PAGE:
A respected artist who was on the first Syrian refugee flight from Lebanon is saying “thank you” to Scotland by donating paintings to a charity auction.
A Syrian Kurd from Aleppo, Nihad suffered the wrath of the Syrian regime and was arrested several times for opposing the regime.
Nihad Al Turk and his wife Sawsan Osso later fled their home in Aleppo for Beirut before eventually being brought to safety in Edinburgh in 2015.
A past winner of the coveted international Golden Prize at the Latakia Biennale, Nihad enjoyed an excellent reputation and was represented by the influential Ayyam Gallery in Damascus, as well as exhibiting internationally in Dubai, London and New York.
After arriving in Edinburgh Nihad was warmly welcomed by Leith School of Art (LSA) where he was given space to work, and supported as he began to rebuild his life and practice.
He has now donated three works to a charity auction raising funds for LSA on 24 March at Lyon and Turnbull, Broughton Place, Edinburgh.
Speaking through an interpreter Nihad said: “We have been made so welcome in Edinburgh, and the support I have had from Leith School of Art has been wonderful.
“I wanted to say ‘thank you’ to everyone, and the best way I can do that is through my art.”
Nihad previously created a large work that was shown outside St John’s Church, on Princes Street for Refugee Week.
Being in the city has influenced Nihad’s art – and he has fallen in love with its great stone buildings, with the exterior of the Balmoral Hotel being a particular favourite.
He is now looking at plans to create an immense 75m long 1.5m tall circular painting depicting the city through his eyes, which he hopes would be shown in a public square.
Nihad is one of more than 50 artists who have contributed to the auction. Known for its high-quality, hands-on tuition its former students and staff include significant figures in contemporary British arts.
LSA has inspired thousands of students since 1988. Funds from the auction will allow it to continue providing the widest possible access to tuition through assisted places, community classes, schools outreach, and graduate residencies.
The auction is an opportunity to purchase work by LSA tutors, alumni and other well-known artists, such as:
- John Brown: A long-standing exhibitor at the RSW, RSA and RGI, winning many awards including the Charles Rennie Mackintosh Association Residency. His work is characterised by a rich and vibrant palette and varied use of oil, mixed media and collage.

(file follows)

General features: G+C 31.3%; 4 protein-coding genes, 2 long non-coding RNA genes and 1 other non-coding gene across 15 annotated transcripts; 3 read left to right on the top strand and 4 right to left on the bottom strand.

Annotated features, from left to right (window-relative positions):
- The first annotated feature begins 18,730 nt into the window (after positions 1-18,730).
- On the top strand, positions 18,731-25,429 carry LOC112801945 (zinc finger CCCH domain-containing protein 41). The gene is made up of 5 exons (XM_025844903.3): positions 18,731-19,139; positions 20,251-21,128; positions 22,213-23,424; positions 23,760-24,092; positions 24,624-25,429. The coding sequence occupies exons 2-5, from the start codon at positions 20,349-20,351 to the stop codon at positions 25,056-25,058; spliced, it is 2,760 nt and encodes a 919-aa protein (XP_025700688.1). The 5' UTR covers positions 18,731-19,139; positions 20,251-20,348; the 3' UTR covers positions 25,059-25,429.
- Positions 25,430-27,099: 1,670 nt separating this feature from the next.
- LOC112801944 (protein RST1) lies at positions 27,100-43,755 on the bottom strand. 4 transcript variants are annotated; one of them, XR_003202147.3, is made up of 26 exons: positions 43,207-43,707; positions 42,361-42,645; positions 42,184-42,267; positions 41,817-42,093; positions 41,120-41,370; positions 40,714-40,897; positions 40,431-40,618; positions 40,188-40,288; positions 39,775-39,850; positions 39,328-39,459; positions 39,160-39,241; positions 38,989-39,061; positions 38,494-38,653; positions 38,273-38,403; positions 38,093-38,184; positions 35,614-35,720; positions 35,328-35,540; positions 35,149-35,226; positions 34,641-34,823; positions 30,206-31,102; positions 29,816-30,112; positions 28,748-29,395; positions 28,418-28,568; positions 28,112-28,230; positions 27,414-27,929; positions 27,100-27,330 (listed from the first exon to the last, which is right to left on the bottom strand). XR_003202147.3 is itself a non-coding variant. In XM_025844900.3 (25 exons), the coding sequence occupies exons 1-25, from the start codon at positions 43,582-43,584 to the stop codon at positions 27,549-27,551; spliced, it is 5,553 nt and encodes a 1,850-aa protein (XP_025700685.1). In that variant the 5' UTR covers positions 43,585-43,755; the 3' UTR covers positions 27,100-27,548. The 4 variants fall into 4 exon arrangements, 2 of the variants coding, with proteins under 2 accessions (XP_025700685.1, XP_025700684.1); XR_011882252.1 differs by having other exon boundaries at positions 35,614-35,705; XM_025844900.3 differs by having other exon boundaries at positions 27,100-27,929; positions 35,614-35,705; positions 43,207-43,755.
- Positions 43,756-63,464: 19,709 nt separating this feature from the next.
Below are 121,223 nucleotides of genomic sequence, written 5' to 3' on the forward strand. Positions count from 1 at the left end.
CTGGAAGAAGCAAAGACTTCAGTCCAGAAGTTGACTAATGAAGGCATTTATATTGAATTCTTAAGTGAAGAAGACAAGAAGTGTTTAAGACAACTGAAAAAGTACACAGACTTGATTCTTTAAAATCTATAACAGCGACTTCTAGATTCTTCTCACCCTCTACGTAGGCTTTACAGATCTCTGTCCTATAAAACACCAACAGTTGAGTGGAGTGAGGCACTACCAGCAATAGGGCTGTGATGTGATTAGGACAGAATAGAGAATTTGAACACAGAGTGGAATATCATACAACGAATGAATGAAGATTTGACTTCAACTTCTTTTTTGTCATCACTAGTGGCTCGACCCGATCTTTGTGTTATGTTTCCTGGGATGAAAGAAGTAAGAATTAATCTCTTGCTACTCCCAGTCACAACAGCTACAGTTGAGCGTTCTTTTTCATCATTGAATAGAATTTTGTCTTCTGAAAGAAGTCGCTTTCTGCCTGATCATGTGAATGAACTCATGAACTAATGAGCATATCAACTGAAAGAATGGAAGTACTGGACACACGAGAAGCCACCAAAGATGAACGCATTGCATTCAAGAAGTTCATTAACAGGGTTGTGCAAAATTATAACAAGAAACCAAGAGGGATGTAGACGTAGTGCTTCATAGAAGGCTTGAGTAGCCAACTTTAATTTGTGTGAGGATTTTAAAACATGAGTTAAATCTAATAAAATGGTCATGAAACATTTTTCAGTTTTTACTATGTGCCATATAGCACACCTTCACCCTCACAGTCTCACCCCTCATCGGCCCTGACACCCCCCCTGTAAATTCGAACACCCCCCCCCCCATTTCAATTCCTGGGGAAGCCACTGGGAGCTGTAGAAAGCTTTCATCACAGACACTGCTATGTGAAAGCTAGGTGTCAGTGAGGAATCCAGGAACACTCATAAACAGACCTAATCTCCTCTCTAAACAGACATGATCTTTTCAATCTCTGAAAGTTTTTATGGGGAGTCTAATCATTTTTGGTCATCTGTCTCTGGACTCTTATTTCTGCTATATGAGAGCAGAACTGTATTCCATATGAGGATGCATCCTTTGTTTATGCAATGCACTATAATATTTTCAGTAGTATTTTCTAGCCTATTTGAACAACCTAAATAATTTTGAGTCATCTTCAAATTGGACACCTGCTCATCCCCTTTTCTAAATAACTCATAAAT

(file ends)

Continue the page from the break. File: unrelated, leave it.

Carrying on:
- Callum Innes: One of the most significant abstract painters of his generation he has been short-listed for both the Turner and Jerwood prizes. His work is in collections from TATE London to the Guggenheim in New York.
- Jean Martin: Member of the RSW, and known for her still life paintings, she works in watercolour, acrylics and mixed media and collage.
- Toby Paterson: A leading Scottish contemporary artist and Becks Futures winner known for his highly distinctive paintings, reliefs and constructions.
- Cathie Pilkington: The first female professor of sculpture in the 300-year history of the Royal Academy who previously taught sculpture at LSA.
Phil Archer, LSA Principal, said: “The generosity of all the artists contributing to the auction has been tremendous. It is particularly inspiring that Nihad, who arrived with almost nothing, is helping support our charitable work.
“We were introduced when he first arrived in 2015 and I have been impressed by his talent and determination to build his career in a new land thousands of miles from the home he was forced to flee.”
Nihad and Sawsan, who previously worked in IT, along with their two-year-old-daughter Sara and Margaret (aged 16 weeks), are now working to establish his career in Scotland.
He said: “I worked hard for many years to build my career as an artist at home. But the war meant all that was lost and it became too dangerous to stay there.
“But I am determined not to surrender. I managed to bring some art materials with me to Scotland and within four days I started work again. My aim now is to start all over again and build my reputation in this new country that has been so kind to us.”
One of LSA’s recent initiatives has been to set up graduate residencies helping three talented students launch their careers.
LSA, which is based in a 150-year-old former Norwegian seamen’s church, has grown from modest beginnings. An independent charity, its purpose is to teach art to a high standard and to be a nurturing place for students.
Around 300 students a week pass through the studios for courses, workshops and summer schools. Many who take the Foundation Course go on to secure places on the best university courses. For others it offers the chance to develop their creative gifts.